It all begins with Johannes E. Goßner

Twelve missionaries are sent out to Australia in 1837 - the beginning of the Gossner Mission. Subsequently, other craftsmen and theologians take up their work on all continents. They are to proclaim the Good News, but also help the poor and marginalized and stand up for their rights.  

For Johannes Evangelista Goßner, mission and social-diaconal work belong immovably together (like two "twin sisters"). It is therefore natural for him to found the Elisabeth Hospital, the first Protestant hospital in Berlin, in 1836/37. Pastor Johannes E. Goßner is considered a co-founder of a holistic understanding of mission.

However, Johannes E. Goßner (1773 - 1858) did not originally plan to found a missionary organization But when in December 1836 six men came to him in Berlin with the request to be sent out, he gladly complied with this request. Similar to the missionaries of the Moravian Church, his missionaries were to work in an apostolic manner, i.e. to proclaim the Good News - and, like Paul, to earn their own living. The denomination plays no role for him.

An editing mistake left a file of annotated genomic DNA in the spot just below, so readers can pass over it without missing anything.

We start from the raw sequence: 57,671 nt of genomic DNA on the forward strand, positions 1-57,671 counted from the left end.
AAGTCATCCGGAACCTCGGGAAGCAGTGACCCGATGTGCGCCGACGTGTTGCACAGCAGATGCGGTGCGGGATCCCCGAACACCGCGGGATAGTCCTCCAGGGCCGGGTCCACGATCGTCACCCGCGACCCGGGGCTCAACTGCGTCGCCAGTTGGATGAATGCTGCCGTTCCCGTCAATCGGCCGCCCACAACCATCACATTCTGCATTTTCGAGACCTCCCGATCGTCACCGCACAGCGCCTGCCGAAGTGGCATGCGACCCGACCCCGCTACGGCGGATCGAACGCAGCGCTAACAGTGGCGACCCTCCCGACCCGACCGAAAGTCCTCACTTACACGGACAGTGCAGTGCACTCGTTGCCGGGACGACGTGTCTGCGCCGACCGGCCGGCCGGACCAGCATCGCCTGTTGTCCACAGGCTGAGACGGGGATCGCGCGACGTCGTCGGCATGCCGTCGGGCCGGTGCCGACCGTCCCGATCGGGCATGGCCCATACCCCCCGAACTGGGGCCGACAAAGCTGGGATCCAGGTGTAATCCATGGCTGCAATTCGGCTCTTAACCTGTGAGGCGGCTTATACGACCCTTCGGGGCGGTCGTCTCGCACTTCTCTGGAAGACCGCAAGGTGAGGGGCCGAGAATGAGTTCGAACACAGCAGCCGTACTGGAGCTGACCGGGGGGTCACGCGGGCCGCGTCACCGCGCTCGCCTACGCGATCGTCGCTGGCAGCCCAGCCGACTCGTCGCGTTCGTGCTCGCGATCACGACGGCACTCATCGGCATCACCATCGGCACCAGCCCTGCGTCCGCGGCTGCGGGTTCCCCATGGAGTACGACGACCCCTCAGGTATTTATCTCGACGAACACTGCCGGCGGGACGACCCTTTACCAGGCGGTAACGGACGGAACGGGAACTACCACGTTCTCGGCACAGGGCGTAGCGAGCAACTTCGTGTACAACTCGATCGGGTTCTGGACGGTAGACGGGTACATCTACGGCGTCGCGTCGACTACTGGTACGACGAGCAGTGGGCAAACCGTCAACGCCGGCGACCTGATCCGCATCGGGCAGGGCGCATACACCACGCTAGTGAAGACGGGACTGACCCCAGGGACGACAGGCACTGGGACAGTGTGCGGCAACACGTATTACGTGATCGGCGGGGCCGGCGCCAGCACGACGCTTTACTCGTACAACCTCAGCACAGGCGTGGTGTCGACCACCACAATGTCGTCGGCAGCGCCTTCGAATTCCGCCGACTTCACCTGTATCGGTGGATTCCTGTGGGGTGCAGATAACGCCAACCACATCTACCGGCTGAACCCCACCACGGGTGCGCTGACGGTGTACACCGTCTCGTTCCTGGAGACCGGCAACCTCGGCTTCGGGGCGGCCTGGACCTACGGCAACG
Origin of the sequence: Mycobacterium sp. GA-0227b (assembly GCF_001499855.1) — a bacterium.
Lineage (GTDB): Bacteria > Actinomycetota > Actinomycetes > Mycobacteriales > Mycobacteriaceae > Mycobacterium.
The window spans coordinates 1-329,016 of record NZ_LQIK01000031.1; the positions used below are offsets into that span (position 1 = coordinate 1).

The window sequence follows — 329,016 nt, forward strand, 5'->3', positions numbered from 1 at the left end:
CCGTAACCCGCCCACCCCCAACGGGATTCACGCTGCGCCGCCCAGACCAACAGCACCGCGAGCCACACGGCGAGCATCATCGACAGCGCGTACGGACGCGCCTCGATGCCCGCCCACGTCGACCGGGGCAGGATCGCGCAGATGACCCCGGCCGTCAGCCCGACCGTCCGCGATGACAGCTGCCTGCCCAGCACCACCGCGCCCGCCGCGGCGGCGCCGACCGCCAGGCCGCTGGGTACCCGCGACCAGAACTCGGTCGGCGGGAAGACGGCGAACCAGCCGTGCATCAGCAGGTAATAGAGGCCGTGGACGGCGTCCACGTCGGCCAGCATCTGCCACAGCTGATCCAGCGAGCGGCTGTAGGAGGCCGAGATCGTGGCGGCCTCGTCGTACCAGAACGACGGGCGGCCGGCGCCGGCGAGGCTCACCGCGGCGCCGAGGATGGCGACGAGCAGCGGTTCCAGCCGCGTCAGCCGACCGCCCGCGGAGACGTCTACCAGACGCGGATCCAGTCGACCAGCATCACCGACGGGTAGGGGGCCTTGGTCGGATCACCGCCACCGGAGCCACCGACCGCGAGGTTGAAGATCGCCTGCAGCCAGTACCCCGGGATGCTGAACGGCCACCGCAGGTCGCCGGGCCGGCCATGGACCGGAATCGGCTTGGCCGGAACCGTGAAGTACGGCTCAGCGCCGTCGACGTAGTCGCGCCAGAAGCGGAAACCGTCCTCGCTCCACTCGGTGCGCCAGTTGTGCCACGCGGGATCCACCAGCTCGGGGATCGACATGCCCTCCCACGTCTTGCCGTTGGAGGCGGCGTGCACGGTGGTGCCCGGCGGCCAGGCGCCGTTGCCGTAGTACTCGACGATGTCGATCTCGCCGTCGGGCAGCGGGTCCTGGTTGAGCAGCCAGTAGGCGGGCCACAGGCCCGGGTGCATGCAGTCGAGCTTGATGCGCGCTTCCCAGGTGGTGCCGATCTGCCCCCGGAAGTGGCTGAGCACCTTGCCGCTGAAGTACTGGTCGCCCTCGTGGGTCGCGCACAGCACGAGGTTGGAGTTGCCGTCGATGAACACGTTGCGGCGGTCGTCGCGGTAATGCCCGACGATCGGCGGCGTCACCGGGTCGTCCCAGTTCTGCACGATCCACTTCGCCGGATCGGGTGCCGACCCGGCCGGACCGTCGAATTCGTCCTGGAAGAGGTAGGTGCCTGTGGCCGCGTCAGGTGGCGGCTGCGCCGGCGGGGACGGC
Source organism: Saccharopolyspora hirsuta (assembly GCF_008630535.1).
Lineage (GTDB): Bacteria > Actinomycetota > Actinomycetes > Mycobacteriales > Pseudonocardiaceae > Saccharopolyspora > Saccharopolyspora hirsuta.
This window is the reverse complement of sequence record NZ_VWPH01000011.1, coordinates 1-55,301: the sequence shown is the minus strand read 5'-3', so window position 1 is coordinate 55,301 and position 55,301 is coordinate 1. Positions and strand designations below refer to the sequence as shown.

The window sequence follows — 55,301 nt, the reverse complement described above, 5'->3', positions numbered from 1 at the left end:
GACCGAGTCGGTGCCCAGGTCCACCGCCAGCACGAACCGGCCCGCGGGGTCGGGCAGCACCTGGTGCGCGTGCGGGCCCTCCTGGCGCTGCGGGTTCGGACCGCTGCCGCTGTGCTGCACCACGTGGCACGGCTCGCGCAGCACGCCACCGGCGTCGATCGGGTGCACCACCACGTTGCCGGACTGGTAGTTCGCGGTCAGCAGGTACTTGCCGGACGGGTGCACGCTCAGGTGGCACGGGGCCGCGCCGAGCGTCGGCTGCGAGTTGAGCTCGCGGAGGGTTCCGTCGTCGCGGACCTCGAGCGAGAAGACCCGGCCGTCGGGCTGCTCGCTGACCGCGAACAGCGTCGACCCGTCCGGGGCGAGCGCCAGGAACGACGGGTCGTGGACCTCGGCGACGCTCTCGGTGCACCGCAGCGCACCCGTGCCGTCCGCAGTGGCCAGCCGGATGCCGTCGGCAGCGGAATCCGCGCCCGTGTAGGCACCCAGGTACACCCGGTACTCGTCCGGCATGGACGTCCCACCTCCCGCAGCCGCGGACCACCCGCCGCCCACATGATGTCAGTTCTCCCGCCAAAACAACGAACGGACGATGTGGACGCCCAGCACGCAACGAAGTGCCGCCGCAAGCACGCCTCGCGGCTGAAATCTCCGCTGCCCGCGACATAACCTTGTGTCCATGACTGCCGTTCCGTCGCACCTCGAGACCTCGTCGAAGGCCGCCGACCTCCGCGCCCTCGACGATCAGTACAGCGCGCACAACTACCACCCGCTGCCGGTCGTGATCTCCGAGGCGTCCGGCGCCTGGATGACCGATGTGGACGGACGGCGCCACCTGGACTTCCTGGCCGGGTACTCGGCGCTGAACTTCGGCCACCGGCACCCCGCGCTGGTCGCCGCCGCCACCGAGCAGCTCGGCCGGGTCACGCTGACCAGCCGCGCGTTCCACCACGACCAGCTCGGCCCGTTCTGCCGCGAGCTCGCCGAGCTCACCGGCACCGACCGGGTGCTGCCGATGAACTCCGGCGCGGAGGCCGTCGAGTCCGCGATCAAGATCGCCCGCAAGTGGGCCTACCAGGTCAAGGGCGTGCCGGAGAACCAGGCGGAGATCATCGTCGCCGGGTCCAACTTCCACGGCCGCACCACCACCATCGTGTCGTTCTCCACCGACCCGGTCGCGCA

Subsequently, Johannes E. Gossner sends missionaries all over the world; however, a continuous missionary work develops only in the northeast of India. The missionaries work there successfully from 1845 among the Adivasi (indigenous peoples). From the beginning, they do not limit themselves to preaching, but advocate for the rights and salvation of the Adivasi. This results in the hostility of the local feudal lords. Regardless of this, the missionaries soon train the first pastors among the Adivasi. Thus, an independent young church, the Gossner Church, soon develops in India.
Until the end of his life, Johannes E. Goßner directs the missionary work as well as the hospital in Berlin. He sends out about 140 missionary brothers and 60 missionary sisters all over the world. Among them are 16 trained theologians only.

Today, the Gossner Mission sees itself as a mission society that understands mission holistically and is open to new ways and projects. It continues to benefit from the memory of Johannes E. Goßner's amazing freedom from rigid principles and orders, his flexibility as well as his ecumenical attitude towards the realization of partnership cooperation.



Always on new paths